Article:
Ketamine is a dissociative anaesthetic drug that was approved by the Food and Drug Administration (FDA) in 1970 and is used routinely in both adult and child anaesthesia. Ketamine’s use in psychiatry was actually first reported back in 1973 when it was used as an abreactive agent in a psychiatric inpatient population (Khorramzadeh & Lotfy, Reference Khorramzadeh and Lotfy1973). Since the initial reporting of a single slowly infused sub-anaesthetic dose of ketamine (0.5mg/kg) as a rapid-acting antidepressant in 2000 (Berman et al. Reference Berman, Cappiello, Anand, Oren, Heninger, Charney and Krystal2000), there has been growing interest in this potentially novel antidepressant. There have now been multiple clinical trials of both single and serial sub-anaesthetic doses of ketamine that have supported its antidepressant effect (Kishimoto et al. Reference Kishimoto, Chawla, Hagi, Zarate, Kane, Bauer and Correll2016).
Ketamine is a racemic mixture of R- and S-ketamine (also known as esketamine) enantiomers which in turn are converted to (R)- and (S)-norketamine and -hydroxynorketamine metabolites. Ketamine acts as a noncompetitive antagonist of the N-methyl-D-aspartate (NMDA) receptor and thus targets the excitatory amino acid neurotransmitter glutamate (Maeng & Zarate, Reference Maeng and Zarate2007). However, the precise antidepressant action of ketamine is not yet understood and may involve its metabolites, downstream signalling events and other receptor types, including α-amino-3-hydroxy-5-methyl-4-isoxazolepropionic acid receptors as well as opioid receptors (Williams et al. Reference Williams, Heifets, Blasey, Sudheimer, Pannu, Pankow, Hawkins, Birnbaum, Lyons, Rodriguez and Schatzberg2018; Zanos et al. Reference Zanos, Thompson, Duman, Zarate and Gould2018).
Other methods for administering ketamine to treat depression are being explored, including oral, intranasal, subcutaneous and intramuscular routes (Loo et al. Reference Loo, Galvez, O’Keefe, Mitchell, Hadzi-Pavlovic, Leyden, Harper, Somogyi, Lai, Weickert and Glue2016; Andrade, Reference Andrade2017). Ketamine has also been reported to be effective at various sub-anaesthetic doses, suggesting that there is a range of effective doses and routes that merits further investigation with larger participant numbers (Andrade, Reference Andrade2017; Fava et al. Reference Fava, Freeman, Flynn, Judge, Hoeppner, Cusin, Ionescu, Mathew, Cahng, Iosifescu, Murrough, Debattista, Schatzberg, Trivedi, Jha, Sanacora, Wilkinson and Papakostas2018). Intranasal esketamine was approved by the FDA in early 2019 for those with treatment resistant depression for regulated use, with detailed dosing and safety information, in conjunction with oral antidepressant medication (FDA, 2019). In late 2019, intranasal esketamine was similarly approved also by the European Commission, but it has not been supported by the National Institute for Health and Care Excellence (NICE) in the UK (NICE, 2020). Ketamine itself, however, currently remains unlicensed in both the USA and Europe for treating depression, though there is interest in a specific role for ketamine in the acute management of major depression with suicidal ideation (Wilkinson et al. Reference Wilkinson, Ballard, Bloch, Mathew, Murrough, Feder, Sos, Wang, Zarate and Sanacora2018).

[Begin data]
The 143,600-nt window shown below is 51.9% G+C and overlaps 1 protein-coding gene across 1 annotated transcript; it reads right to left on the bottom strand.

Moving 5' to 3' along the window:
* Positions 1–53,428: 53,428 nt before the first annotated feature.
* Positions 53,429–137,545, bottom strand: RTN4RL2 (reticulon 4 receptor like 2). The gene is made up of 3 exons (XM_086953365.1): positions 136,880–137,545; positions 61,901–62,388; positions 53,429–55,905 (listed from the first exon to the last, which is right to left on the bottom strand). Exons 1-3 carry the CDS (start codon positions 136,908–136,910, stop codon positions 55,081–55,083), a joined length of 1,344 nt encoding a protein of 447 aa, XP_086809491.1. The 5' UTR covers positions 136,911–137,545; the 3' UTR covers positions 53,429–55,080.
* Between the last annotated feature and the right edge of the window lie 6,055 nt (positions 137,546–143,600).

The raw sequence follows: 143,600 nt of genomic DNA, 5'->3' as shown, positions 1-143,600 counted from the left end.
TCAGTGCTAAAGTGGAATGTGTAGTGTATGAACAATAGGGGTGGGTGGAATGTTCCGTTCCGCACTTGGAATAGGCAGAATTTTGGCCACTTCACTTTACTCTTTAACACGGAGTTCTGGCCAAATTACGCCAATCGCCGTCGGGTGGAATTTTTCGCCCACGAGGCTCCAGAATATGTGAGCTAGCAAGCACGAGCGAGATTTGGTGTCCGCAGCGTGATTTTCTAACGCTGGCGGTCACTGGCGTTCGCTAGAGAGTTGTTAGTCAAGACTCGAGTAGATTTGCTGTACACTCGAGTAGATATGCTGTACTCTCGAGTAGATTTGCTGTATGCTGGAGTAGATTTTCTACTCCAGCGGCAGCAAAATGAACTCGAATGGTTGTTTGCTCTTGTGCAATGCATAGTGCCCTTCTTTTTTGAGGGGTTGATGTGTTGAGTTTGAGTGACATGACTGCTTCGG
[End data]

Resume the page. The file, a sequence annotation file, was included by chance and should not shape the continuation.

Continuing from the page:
While single and limited serial off-label use of low-dose ketamine under close medical supervision is generally considered to be well-tolerated by patients and reasonably safe (Short et al. Reference Short, Fong, Galvez, Shelker and Loo2018), there are substantial concerns about both its unregulated and regulated use for depression (Sanacora et al. Reference Sanacora, Frye, McDonald, Mathew, turner, Schatzberg, Summergrad and Nemeroff2017; Singh et al. Reference Singh, Morgan, Curran, Nutt, Schlag and McShane2017; Schatzberg, Reference Schatzberg2019). This is because ketamine can produce a mild euphoria as well as dissociative symptoms and sometimes hallucinations. Due to these ‘out of body’ experiences, ketamine can also be abused and has become a popular ‘club drug’ since the 1980s (Bokor & Anderson, Reference Bokor and Anderson2014). Ketamine can cause some short-term physical side effects including tachycardia and increased blood pressure due to its stimulation of the sympathetic nervous system (Tweed et al. Reference Tweed, Minuck and Mymin1972). Chronic, mostly recreational, high-dose ketamine use can cause uropathy and dependency is a concern (Forster & Harrison, Reference Forster and Harrison2012). Of note, however, twice-weekly dosing of intranasal low-dose esketamine has been reported not to be associated with signs of withdrawal or dependence during the 2 weeks after stopping an at least 16-week course (Daly et al. Reference Daly, Trivedi, Janik, Li, Zhang, Li, Lane, Lim, Duca, Hough, Thase, Zajecka, Winokur, Divacka, Fagiolini, Cubala, Bitter, Blier, Shelton, Molero, Manji, Drevets and Singh2019). Approximately 20% of those who use ketamine recreationally experience urinary symptoms (Winstock et al. Reference Winstock, Mitcheson, Gillatt and Cottrell2012) while prolonged use can cause an irreversible cystitis (Tsai et al. Reference Tsai, Cha, Lin, Tsao, Tang, Chuang, Wu, Sun, Yu and Chang2009). Other potential longer-term side effects of chronic repeated ketamine use include hepatotoxicity and memory impairment (Short et al. Reference Short, Fong, Galvez, Shelker and Loo2018) and there is some pre-clinical evidence that it may cause damage to brain white matter (Li et al. Reference Li, Shi, Lu, Yu, Yeung, Wong, Sun, Liu, Yew, Pan, Wang and Sham2017). There is therefore a risk-benefit ratio to be considered for the safe, supervised and regulated use of ketamine for treating depression as well as a need to identify clear evidence-based indications for its appropriate use in regular clinical practice.